I find it funny that this is the 2nd time I see that person get into it with another travel blogger, I immediately un-followed her cus I don’t need that in my feed…lol!!!

    PS: You rock~

  6. Thanks Jaime

    The thing I love most about the travel blog community is the real sense of community I feel. I think we are different than most blogging niches in the sense that most of us make (or want to make) traveling a lifestyle.

    I look forward to meeting up with fellow travel bloggers around the world. I don’t think the same can be said of tech bloggers, fashion bloggers, etc…

    PS: you rock too~

  7. Thanks for writing this post! The whole interaction was really upsetting and it feels great to see the community come togeather and support each other even when shit hits the fan.

    What I love about the community is for the most part people don’t care how successful you are, if you’re writing good stuff, they’ll link to you, chat about travel, give you tips, whatever. I’ve made so many new relationships with people that I otherwise wouldn’t have through twitter and the travel community. I hope that it continues and I can continue to meet like-minded people and build relationships!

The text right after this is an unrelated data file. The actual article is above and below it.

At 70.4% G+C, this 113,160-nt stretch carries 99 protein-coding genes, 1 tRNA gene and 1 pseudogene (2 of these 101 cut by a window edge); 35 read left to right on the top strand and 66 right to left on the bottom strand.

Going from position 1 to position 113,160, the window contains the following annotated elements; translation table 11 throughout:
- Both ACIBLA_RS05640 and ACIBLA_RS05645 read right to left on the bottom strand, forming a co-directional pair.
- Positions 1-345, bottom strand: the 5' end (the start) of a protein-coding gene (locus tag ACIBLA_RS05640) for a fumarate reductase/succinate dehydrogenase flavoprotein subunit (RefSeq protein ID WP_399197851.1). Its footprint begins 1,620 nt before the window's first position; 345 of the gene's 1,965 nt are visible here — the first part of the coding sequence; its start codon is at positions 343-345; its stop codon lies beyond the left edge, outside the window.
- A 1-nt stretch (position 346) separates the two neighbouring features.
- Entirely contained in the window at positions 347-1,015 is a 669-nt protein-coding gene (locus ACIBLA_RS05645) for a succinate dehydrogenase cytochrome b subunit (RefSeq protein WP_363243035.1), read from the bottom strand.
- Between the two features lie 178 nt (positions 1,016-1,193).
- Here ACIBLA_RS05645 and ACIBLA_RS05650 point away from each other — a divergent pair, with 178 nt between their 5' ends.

8. Good post. I’ve definitely been one to hate on the success of the “well-established” travel bloggers (only because I think we all should get a chance to shine) but you’re definitely right. We are all on the same team here.

  9. Building relationships is the key here… if bloggers aren’t interested in building relationships, then what’s the purpose?

  10. Thanks for the kick in the ass to remind us whats it’s all about. I have had nothing but great experiences interacting with all levels of travel bloggers and bloggers in general.

    Like any organization or community there will be people that’ll rise to the top. I say, hell yeah, good for you. As any blogger knows, this game isn’t easy, there is this 4 letter word called WORK involved.